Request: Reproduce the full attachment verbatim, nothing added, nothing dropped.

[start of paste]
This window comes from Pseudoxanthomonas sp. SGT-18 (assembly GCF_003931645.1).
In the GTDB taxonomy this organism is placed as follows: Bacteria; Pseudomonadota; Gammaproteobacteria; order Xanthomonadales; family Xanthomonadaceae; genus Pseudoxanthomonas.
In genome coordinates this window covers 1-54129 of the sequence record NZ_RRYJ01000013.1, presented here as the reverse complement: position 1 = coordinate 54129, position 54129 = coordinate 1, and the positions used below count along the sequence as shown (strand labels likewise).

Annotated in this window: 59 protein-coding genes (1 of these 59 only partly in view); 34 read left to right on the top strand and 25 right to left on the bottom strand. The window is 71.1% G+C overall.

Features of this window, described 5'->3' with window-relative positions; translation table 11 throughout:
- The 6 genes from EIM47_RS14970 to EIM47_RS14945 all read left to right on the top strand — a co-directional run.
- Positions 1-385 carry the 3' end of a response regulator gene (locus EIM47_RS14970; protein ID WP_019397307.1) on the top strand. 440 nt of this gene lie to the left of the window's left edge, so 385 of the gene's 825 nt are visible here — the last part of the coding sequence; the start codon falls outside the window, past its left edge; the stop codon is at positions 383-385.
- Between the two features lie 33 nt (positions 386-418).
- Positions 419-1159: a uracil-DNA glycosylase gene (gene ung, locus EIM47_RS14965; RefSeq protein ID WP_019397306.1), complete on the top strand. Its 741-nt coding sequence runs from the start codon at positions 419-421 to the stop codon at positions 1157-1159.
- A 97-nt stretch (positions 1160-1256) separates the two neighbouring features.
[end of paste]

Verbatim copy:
This window comes from Pseudoxanthomonas sp. SGT-18 (assembly GCF_003931645.1).
In the GTDB taxonomy this organism is placed as follows: Bacteria; Pseudomonadota; Gammaproteobacteria; order Xanthomonadales; family Xanthomonadaceae; genus Pseudoxanthomonas.
In genome coordinates this window covers 1-54129 of the sequence record NZ_RRYJ01000013.1, presented here as the reverse complement: position 1 = coordinate 54129, position 54129 = coordinate 1, and the positions used below count along the sequence as shown (strand labels likewise).

Annotated in this window: 59 protein-coding genes (1 of these 59 only partly in view); 34 read left to right on the top strand and 25 right to left on the bottom strand. The window is 71.1% G+C overall.

Features of this window, described 5'->3' with window-relative positions; translation table 11 throughout:
- The 6 genes from EIM47_RS14970 to EIM47_RS14945 all read left to right on the top strand — a co-directional run.
- Positions 1-385 carry the 3' end of a response regulator gene (locus EIM47_RS14970; protein ID WP_019397307.1) on the top strand. 440 nt of this gene lie to the left of the window's left edge, so 385 of the gene's 825 nt are visible here — the last part of the coding sequence; the start codon falls outside the window, past its left edge; the stop codon is at positions 383-385.
- Between the two features lie 33 nt (positions 386-418).
- Positions 419-1159: a uracil-DNA glycosylase gene (gene ung, locus EIM47_RS14965; RefSeq protein ID WP_019397306.1), complete on the top strand. Its 741-nt coding sequence runs from the start codon at positions 419-421 to the stop codon at positions 1157-1159.
- A 97-nt stretch (positions 1160-1256) separates the two neighbouring features.